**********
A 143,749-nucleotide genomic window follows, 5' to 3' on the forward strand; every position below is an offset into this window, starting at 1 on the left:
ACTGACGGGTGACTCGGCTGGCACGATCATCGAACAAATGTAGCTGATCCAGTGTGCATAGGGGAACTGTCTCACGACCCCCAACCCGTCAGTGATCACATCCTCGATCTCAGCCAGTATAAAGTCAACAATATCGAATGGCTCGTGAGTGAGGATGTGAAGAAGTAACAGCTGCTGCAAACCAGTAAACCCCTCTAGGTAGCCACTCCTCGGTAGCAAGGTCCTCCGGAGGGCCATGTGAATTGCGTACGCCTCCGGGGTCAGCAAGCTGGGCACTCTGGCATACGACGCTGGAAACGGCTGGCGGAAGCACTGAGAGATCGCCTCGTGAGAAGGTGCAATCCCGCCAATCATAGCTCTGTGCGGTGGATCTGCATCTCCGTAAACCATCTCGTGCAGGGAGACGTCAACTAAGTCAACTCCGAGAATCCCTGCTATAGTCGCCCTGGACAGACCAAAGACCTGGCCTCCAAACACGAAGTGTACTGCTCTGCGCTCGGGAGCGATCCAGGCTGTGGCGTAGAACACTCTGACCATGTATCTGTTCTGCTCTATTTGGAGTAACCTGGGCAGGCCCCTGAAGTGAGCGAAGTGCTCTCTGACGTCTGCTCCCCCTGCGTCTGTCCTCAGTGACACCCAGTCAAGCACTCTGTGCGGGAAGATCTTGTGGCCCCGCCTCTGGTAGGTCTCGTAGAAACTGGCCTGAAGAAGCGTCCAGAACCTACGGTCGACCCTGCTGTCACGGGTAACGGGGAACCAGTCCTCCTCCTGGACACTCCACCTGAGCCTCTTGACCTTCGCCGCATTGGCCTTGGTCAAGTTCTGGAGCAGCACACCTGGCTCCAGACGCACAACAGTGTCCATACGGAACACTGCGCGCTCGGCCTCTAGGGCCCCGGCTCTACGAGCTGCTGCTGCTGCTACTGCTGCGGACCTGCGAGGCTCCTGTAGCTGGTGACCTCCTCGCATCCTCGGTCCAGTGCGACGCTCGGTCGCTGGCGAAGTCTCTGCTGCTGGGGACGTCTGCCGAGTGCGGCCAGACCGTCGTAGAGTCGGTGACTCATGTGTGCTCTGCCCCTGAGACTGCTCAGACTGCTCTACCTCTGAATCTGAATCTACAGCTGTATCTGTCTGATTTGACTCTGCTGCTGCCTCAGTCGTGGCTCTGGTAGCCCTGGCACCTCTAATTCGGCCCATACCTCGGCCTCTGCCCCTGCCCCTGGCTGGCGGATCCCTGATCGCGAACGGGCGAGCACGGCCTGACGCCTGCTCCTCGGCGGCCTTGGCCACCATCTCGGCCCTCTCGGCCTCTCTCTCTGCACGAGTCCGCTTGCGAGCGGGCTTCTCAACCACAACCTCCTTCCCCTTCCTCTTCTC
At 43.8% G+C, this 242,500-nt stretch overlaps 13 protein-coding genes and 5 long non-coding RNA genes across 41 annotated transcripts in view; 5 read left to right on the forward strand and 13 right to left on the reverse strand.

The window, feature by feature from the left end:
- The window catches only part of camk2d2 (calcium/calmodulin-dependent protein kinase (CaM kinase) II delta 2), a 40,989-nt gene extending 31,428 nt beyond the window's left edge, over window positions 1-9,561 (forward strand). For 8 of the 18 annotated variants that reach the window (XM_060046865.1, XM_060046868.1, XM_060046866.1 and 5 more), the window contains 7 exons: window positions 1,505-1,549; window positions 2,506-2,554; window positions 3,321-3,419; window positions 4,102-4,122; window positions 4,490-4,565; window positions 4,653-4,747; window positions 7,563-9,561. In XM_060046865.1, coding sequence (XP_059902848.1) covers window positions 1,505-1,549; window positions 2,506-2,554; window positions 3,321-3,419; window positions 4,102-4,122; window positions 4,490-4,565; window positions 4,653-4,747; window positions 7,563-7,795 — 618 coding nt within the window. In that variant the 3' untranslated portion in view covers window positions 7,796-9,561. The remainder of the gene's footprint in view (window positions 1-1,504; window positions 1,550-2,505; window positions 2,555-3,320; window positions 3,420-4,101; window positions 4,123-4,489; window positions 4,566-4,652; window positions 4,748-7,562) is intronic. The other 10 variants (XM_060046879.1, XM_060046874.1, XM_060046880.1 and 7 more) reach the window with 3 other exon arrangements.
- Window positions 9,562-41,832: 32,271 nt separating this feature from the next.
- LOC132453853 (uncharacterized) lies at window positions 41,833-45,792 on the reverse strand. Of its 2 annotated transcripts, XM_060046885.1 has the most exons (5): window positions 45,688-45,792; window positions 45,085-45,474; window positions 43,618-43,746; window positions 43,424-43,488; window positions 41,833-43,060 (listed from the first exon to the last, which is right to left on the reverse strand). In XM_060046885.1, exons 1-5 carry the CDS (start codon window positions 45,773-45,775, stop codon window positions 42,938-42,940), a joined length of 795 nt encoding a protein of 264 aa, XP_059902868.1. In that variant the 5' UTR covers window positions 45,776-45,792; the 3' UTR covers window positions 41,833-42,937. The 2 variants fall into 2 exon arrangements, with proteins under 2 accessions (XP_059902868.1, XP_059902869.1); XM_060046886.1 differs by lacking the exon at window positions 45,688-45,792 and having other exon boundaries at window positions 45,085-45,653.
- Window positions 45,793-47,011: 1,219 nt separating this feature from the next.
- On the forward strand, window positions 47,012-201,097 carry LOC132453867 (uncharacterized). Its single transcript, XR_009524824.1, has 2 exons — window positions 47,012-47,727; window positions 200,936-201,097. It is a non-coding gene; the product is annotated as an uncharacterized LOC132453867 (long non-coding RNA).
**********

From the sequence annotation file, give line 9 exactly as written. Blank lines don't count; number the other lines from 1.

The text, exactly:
- On the forward strand, window positions 47,012-201,097 carry LOC132453867 (uncharacterized). Its single transcript, XR_009524824.1, has 2 exons — window positions 47,012-47,727; window positions 200,936-201,097. It is a non-coding gene; the product is annotated as an uncharacterized LOC132453867 (long non-coding RNA).